What is a Part 9 Debt Agreement?

You may be struggling with debt and finding it impossible to locate a lender willing to consolidate your debts.  You may be at a point where you are being continually harassed by your creditors.  There is a solution known as a debt agreement.

 While it is considered an act of bankruptcy, a debt agreement differs slightly from declaring bankruptcy.  It is a formal agreement where your debts are paid to your creditors via an administrator.  The biggest advantage of a debt agreement is that you propose and negotiate new terms to pay your debt back at a level that you can afford.

The debt agreement ends when you fulfil your obligations regarding the agreed repayment amount (or you breach the agreement, in which case you will most likely need to file for either bankruptcy or a Part X agreement – Personal Insolvency).

 

Who is eligible to enter a Part IX Debt Agreement?

The eligibility criteria to enter a debt agreement are as follows:

  • You cannot pay your debts when they fall due.
  • in the last 10 years you have not entered into a debt agreement or declared bankruptcy
  • Total unsecured debt is < $119,119.00.
  • After-tax income is < $89,339.25.
  • Your property value is < $238,238.00.

(figures are subjected to change)

 

What happens after the Part IX Debt Agreement Ends?

Most of your debts will be released and you will no longer need to pay them.  In some cases, a debt agreement does not release you from a debt, even when your obligations are complete. This means the creditor can still pursue you for any debt owing after the agreement ends.

You may need to confirm with the creditor to see whether they can still pursue you for the following debts:

  • debts you incur by fraud
  • child support debts
  • fines, penalties, and court-ordered payments

For more information on which debts may be pursued see this link:

https://www.afsa.gov.au/insolvency/cant-pay-my-debts/debt-comparison-table

 

What are the advantages to a Part IX Debt agreement?

A Part IX debt agreement is far more flexible than bankruptcy will allow you to have several options.  These can include:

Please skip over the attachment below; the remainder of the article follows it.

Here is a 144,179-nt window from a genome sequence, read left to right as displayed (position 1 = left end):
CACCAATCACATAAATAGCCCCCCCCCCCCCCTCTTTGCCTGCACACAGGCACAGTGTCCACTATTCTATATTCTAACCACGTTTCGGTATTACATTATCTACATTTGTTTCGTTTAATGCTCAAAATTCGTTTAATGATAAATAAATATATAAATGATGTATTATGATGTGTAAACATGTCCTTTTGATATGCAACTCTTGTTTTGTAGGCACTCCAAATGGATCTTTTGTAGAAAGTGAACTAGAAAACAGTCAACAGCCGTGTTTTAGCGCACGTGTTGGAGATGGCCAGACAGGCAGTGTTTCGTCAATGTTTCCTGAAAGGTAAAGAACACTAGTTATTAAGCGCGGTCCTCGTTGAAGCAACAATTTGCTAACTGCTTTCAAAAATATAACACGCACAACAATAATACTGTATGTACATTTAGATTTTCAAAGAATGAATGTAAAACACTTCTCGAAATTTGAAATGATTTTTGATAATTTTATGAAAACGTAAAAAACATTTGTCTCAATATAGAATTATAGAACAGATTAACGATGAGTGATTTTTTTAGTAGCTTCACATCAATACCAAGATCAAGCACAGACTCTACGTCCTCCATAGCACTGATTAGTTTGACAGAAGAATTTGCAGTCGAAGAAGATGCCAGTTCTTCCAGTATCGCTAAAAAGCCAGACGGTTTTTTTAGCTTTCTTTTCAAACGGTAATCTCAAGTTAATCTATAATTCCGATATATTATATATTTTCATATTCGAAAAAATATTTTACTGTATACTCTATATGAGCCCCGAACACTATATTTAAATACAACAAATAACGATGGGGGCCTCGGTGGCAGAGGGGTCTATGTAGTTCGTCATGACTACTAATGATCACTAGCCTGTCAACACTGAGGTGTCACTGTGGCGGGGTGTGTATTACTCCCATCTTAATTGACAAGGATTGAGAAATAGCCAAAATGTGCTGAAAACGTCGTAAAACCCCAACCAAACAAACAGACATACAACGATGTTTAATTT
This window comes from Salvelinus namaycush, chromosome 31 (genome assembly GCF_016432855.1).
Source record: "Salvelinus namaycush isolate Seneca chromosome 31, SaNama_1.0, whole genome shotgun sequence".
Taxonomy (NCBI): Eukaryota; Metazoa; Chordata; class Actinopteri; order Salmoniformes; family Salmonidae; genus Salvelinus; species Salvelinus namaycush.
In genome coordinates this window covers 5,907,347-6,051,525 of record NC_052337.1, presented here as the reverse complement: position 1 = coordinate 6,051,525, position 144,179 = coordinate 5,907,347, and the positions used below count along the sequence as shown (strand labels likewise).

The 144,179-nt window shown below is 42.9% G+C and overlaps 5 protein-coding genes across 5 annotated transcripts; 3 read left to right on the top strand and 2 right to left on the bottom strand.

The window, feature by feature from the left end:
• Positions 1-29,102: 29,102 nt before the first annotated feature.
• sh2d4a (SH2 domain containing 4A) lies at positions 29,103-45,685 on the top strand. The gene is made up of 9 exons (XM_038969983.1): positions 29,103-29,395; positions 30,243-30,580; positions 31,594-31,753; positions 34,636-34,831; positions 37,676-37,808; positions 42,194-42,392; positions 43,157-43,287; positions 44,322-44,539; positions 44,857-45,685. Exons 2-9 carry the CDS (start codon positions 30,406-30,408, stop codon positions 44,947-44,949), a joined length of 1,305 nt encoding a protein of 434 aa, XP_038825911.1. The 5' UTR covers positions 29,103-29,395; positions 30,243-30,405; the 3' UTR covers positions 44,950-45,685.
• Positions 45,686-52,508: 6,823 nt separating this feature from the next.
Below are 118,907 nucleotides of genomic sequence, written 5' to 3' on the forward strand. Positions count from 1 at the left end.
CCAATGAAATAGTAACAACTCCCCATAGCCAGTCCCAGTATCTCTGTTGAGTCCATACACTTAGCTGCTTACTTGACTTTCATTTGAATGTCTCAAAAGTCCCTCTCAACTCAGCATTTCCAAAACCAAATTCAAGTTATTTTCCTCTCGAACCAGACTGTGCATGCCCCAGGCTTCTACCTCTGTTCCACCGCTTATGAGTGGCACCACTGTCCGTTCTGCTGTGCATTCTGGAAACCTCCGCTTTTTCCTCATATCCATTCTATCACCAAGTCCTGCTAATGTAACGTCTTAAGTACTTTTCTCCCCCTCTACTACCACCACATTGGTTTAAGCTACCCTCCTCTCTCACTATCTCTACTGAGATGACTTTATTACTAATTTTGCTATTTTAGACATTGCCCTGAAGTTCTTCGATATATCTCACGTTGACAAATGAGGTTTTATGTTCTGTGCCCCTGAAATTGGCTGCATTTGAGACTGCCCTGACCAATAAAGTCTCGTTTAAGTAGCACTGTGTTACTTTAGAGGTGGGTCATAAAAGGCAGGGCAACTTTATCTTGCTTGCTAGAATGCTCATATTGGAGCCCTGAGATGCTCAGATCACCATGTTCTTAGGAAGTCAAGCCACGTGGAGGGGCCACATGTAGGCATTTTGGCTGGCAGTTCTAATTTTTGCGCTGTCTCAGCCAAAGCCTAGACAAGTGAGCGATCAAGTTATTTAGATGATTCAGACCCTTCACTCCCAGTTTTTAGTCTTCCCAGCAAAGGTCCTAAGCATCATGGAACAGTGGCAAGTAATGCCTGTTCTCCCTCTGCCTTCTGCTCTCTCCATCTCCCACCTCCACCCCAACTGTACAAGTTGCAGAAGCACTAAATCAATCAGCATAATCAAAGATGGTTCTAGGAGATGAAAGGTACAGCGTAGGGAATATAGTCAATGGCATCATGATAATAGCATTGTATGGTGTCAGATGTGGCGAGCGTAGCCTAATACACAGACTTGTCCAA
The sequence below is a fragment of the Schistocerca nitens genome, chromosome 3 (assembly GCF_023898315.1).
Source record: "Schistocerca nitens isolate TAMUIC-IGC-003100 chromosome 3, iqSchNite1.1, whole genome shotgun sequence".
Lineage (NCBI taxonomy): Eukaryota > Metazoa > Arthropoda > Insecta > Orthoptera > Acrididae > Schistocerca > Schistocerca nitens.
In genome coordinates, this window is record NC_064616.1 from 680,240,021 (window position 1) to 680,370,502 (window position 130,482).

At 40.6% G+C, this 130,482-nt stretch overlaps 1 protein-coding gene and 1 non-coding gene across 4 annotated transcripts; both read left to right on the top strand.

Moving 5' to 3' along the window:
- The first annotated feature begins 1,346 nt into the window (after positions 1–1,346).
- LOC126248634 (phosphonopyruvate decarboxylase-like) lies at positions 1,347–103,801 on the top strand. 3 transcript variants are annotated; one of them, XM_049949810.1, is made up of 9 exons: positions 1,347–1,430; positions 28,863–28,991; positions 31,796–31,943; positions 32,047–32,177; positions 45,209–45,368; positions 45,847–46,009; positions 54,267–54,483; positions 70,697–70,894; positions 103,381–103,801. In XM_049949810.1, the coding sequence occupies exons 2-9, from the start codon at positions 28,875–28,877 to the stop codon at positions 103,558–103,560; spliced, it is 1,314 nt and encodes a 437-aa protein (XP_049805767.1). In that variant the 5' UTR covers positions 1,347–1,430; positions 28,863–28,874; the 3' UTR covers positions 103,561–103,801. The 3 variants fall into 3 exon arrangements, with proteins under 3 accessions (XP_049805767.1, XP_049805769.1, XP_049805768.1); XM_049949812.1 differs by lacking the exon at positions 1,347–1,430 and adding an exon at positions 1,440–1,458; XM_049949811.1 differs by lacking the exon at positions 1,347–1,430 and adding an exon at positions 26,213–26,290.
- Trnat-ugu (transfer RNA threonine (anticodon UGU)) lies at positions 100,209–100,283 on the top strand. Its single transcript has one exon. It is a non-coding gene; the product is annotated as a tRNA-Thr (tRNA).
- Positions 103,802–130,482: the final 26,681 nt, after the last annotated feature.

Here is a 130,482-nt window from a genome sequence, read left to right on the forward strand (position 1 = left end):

• agreeing with your creditor to pay less than the full amount of the debt that you owe,
  • proposing an affordable level of salary deductions to pay down the negotiated debt,
  • temporarily suspending the repayment of your debt, and
  • transferring some of your property to your creditor to offset your debt in full or in part.

 

What are the disadvantages of a Part IX debt agreement?

While a debt agreement is a temporary solution, there are still some consequences, which include:

  • your creditor may still make you bankrupt if the agreement is not accepted,
  • the debt agreement will remain on your credit file for 5 years from the date the agreement was made (sometimes it can be longer),
  • it will also appear on the National Personal Insolvency Index,
  • while still under the agreement, you must declare your debt agreement on future credit applications,
  • you may have to pay fees up to several thousand dollars to enter a debt agreement,
  • the debt agreement is automatically terminated if you have arrears that have not been repaid within 6 months, and
  • the creditor has the right to repossess your property if you’re entering a debt agreement for secured debts such as a house or car.

 

Can I refinance to pay out my Part IX Debt Agreement?

Yes.  If you have entered a debt agreement that has not ended there are lenders that will consider a refinance that will include repayment of the negotiated amount.  There will be a loading on the interest rate but having a discharged debt agreement can help you gain access to cheaper rates.

 

Are there alternatives to entering a Part IX Debt Agreement?

Yes, absolutely. 

Recall one of the eligibility criteria to enter a debt agreement is that you cannot make repayments when they are due.  If you can prove that you are in financial hardship, then there are debt negotiation services that will negotiate with your creditors to reduce the amount of unsecured debt you owe. 

Unsecured debt is debt that doesn’t have a security attached. 

In contrast, a mortgage and a car loan are secured debts because you are using the house and the car as security and offering this to the lender in case you default.  They can then sell the security to recoup their money.  You cannot reduce the amount you owe on these unless you do enter a formal debt agreement.

But your outstanding unsecured debt amount can be reduced without entering a formal agreement.  This includes your credit card debt or personal loans that aren’t backed by any security (such as a personal loan taken out for holidays for example).

 

Conclusion

A Part IX debt agreement is a potential solution when you are really struggling with your debt repayments.   It may be possible to reduce the amount of debt you owe and negotiate a payment plan that suits your circumstances.  However, there are some consequences including the impact it will have on your credit file for a time.  For people that qualify, an alternative solution might be to try and negotiate your debt without a formal debt agreement without the impact on your credit file.  Please contact us if you would like to find out more.